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AIANTA to highlight tribes along the Lewis and Clark National Historic Trail

ALBUQUERQUE, N.M. — The American Indian Alaska Native Tourism Association (AIANTA) has partnered with the National Park Service (NPS) to find and share the stories of Native American Tribes that intersect with the Lewis and Clark National Historic Trail.

The 4,900-mile national historic trail, which stretches from the Ohio River in Pittsburgh, Pennsylvania to Astoria, Oregon, crosses 16 states, as well as nearly two dozen Indian reservations.

Over a three-year period, AIANTA will conduct interviews with and make site visits to Tribes in Washington, Oregon, Idaho, Montana, North Dakota, South Dakota, Nebraska and Kansas, to develop content and create regional itineraries that include Native and Tribally owned destinations and experiences along the route.

Completed content will be showcased at LewisAndClark.travel and NativeAmerica.travel.

“We are excited to work with the National Park Service to help Tribes along the Lewis and Clark National Historic Trail share their stories,” said Sherry L. Rupert, Executive Director of AIANTA. “Native Americans are often left out of the historical narrative, so we are thrilled that NPS is looking to deliver a comprehensive inventory of tribal activities and cultural tourism experiences for visitors interested in traveling all or parts of the famed route.”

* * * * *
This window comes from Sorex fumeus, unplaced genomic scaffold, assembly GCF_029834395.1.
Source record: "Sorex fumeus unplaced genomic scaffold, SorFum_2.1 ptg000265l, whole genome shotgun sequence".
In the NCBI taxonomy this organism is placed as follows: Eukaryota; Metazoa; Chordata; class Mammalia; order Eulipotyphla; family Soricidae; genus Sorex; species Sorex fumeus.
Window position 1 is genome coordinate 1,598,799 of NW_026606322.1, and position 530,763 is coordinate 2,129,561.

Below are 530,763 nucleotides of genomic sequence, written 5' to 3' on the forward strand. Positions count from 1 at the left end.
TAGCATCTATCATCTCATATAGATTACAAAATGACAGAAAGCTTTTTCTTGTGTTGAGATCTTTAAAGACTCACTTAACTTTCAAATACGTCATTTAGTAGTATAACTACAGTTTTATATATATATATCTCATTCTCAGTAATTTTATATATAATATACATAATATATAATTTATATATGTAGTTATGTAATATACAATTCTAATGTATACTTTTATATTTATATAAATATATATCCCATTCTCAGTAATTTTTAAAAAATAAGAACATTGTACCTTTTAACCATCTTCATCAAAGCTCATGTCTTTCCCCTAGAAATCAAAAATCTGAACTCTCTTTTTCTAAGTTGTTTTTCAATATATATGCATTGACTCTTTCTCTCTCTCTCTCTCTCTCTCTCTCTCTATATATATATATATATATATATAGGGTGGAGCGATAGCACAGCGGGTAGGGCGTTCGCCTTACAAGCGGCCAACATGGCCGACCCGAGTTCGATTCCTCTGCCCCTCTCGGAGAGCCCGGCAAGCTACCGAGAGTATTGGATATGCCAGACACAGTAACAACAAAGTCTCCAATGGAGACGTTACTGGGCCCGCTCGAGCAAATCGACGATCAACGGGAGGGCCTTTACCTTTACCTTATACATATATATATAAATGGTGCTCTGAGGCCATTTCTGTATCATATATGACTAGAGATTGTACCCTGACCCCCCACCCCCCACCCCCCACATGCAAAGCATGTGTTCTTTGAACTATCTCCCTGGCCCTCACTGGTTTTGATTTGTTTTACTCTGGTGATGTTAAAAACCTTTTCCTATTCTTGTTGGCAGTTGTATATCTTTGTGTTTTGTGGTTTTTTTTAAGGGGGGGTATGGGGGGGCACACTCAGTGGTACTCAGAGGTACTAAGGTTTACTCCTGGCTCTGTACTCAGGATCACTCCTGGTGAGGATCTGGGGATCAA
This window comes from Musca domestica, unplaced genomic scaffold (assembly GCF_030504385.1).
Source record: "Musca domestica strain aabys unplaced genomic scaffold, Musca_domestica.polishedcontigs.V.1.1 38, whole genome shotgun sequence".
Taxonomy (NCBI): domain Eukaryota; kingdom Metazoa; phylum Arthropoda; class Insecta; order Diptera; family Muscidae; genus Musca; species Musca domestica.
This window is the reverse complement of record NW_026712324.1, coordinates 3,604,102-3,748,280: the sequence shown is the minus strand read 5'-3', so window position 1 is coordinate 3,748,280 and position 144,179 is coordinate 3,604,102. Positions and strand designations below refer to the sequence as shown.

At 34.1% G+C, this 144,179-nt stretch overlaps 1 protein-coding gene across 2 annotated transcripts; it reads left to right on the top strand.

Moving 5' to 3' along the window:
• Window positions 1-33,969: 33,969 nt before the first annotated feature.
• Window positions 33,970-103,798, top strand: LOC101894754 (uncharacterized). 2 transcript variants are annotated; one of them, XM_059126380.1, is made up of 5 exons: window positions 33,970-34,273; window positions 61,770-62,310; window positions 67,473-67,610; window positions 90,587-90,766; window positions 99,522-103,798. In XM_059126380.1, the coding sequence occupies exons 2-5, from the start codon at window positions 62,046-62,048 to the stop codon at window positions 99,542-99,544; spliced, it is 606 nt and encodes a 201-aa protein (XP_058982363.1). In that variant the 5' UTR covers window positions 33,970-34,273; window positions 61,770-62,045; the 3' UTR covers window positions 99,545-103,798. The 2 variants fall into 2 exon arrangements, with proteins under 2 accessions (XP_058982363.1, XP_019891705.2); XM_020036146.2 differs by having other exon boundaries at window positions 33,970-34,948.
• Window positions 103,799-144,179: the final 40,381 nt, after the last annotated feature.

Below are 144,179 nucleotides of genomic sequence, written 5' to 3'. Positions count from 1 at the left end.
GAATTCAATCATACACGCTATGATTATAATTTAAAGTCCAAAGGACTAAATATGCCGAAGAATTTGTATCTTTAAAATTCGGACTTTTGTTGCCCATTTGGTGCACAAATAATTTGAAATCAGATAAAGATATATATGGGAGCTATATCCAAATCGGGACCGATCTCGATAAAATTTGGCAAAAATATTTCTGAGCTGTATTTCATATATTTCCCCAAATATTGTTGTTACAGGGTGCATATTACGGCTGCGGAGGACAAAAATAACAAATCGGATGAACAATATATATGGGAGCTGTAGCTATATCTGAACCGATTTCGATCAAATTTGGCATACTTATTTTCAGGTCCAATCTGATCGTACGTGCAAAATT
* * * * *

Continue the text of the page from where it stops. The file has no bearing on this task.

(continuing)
More than 215 years after Lewis and Clark and their Corps of Discovery commenced their two-year journey, this program expands on the groundwork, contributions and learnings from the Circle of Tribal Advisors of the Lewis and Clark Bicentennial Commemoration (2003-2006) and offers new opportunities for Tribes to share their stories to visitors from around the globe through cultural tourism.

The Lewis & Clark Expedition commenced in 1803, after the completion of the Louisiana Purchase, to help the U.S. Government map the uncharted west.

Led by Meriwether Lewis and William Clark, the expedition lasted two years and encompassed nearly 8,000 miles, round trip.

Along the way, the expedition team met nearly 50 Native American tribes, who were integral in helping the expedition chart the unknown territory.

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